Roger Cohen’s lament for the “special” relationship is as absurd an overreaction to yesterday’s Syria vote as one can imagine:
When Britain opts for the sidelines with Germany, leaving an American president to look to France and Turkey for support in holding Bashar al-Assad accountable for breaking the world’s taboo on chemical weapons, there is little or nothing special left. Rather than standing shoulder-to-shoulder with its ally, Britain has turned its back.
The first thing to understand about the “special” relationship is that it doesn’t exist in the real world. Yes, the U.S. and Britain have close ties and cooperate on a wide range of issues, and Britain has frequently sided with the U.S. when it has come to the use of force overseas. Notable and important exceptions to that cooperation are, of course, Suez and Vietnam, which are respectively the two biggest blunders that Britain and the U.S. made during the Cold War. It would have been insane for Britain to go to war in Southeast Asia for the supporting a disastrous U.S. war there, and Washington would have been absolutely wrong to support the attack on Egypt. Somehow the alliance–which had nothing to do with attacking anyone–survived these episodes. It will suffer no real damage from one vote on Syria.
When people gush about the “special” relationship as Cohen does, they are insisting that Britain and the U.S. should always go to war together, and Britain should always support U.S. actions no matter how irrelevant they are to British interests. This is the warped and destructive form of the relationship that prevailed when Blair was Prime Minister, and which has continued more or less in the same way under Blair’s successors. It is very unhealthy, and naturally breeds resentment in Britain and encourages Washington to expect that Britain will going along with its plans no matter what they are. When U.S. and British interests converge, it may make sense for Britain to support what the U.S. wants to do, but assuming that Britain must automatically or reflexively endorse a U.S. plan makes the relationship a very one-sided and damaging one for Britain.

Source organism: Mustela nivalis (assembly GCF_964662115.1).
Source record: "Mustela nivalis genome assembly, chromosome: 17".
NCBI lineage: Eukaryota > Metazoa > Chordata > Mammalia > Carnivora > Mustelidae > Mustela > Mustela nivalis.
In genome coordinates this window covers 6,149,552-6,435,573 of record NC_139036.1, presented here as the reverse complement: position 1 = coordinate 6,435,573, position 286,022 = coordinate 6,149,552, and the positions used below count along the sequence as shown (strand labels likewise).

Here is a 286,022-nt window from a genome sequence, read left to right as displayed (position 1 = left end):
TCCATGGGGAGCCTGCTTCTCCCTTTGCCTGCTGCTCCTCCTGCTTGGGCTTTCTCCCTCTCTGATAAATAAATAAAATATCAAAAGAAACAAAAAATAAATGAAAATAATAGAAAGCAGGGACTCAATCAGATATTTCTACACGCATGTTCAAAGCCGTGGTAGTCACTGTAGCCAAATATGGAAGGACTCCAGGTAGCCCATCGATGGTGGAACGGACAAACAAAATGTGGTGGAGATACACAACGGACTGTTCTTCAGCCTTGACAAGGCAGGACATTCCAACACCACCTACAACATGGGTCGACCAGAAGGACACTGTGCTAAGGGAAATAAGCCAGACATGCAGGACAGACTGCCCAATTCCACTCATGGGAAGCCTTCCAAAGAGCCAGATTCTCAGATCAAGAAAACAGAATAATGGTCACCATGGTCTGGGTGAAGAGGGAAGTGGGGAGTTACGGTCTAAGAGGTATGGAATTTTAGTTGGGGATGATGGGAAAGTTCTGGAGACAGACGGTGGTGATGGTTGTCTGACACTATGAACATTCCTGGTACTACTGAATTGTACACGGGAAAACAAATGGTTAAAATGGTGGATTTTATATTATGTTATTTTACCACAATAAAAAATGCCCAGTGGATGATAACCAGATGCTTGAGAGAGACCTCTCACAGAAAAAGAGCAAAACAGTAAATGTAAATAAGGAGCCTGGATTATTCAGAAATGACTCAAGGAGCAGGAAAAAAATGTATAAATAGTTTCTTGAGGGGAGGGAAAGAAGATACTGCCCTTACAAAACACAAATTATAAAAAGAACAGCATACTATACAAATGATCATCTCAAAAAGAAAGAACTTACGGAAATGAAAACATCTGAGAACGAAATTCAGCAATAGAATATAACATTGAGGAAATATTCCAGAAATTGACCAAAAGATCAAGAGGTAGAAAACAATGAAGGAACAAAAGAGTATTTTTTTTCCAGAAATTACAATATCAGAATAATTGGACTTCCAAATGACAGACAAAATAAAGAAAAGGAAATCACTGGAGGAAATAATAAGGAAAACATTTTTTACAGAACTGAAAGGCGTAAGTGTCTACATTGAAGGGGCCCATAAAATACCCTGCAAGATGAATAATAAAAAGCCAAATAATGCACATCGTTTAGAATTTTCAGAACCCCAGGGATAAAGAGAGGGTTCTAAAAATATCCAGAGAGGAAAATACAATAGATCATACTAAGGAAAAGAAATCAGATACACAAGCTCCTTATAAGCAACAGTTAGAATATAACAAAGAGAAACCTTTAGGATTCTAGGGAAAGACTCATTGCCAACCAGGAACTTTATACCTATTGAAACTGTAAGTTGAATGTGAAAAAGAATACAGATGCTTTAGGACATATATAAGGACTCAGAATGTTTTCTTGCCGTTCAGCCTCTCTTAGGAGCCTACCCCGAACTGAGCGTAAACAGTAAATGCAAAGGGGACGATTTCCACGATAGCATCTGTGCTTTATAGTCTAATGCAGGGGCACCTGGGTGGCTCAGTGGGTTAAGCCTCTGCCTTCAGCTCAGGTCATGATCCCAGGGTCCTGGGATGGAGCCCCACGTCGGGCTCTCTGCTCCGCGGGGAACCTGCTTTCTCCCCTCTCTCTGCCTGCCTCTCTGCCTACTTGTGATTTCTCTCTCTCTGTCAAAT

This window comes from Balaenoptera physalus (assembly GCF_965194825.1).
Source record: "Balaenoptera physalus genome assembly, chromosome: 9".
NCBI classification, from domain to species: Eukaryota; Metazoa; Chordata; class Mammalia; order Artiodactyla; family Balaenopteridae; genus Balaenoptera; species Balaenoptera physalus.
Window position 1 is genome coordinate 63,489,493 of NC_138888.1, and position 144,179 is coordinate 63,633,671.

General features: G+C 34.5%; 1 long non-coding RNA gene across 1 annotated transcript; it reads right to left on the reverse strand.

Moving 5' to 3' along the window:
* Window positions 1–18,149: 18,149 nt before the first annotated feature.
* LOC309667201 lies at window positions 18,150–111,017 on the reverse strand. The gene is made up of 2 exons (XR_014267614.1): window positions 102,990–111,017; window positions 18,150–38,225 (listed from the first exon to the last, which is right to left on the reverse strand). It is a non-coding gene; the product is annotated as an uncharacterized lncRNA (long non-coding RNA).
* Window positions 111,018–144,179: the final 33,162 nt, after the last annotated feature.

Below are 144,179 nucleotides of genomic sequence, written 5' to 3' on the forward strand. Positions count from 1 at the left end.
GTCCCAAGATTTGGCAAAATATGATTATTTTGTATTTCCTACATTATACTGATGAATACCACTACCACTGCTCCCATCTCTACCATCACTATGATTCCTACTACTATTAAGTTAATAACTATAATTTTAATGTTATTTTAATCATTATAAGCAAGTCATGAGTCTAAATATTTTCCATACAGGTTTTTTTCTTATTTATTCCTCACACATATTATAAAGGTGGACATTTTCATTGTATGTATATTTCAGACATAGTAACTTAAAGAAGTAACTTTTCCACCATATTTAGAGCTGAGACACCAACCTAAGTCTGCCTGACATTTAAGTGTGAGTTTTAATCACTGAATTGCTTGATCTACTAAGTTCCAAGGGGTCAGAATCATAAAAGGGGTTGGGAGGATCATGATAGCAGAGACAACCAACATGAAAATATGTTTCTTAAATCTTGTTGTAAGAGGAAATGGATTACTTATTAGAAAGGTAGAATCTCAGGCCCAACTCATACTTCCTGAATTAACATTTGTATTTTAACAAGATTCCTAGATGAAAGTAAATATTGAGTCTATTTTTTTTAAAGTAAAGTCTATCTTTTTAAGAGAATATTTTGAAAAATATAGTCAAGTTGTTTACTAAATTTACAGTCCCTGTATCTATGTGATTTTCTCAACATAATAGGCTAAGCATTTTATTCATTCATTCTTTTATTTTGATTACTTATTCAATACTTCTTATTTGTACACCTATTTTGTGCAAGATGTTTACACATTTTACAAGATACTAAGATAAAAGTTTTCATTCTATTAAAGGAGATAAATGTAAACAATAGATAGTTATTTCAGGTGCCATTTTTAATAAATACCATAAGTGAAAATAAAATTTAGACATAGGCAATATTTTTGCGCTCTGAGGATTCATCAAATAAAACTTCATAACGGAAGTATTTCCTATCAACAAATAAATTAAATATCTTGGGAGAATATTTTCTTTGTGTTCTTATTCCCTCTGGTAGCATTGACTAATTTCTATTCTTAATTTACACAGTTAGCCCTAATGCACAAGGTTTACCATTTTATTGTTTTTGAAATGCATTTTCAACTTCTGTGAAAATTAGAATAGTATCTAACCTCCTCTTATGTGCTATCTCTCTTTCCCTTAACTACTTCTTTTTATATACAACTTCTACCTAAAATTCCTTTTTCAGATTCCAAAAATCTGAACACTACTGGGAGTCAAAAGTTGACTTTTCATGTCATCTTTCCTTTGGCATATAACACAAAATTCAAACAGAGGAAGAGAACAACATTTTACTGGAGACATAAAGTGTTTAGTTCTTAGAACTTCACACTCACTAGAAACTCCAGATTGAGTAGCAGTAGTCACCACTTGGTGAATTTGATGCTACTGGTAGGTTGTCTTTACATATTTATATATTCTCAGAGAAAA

As far as the supporters of a given military intervention are concerned, allies are not allowed to dissent from it. This was the poisonous attitude toward European allies that opposed the invasion of Iraq, which did so much to damage ties with France and Germany in the last decade, and Cohen is doing much the same thing in heaping scorn on Britain because the House of Commons voted in a way that he didn’t like. It’s a destructive but also very silly response to Parliament’s rejection of an exceptionally weak case for war.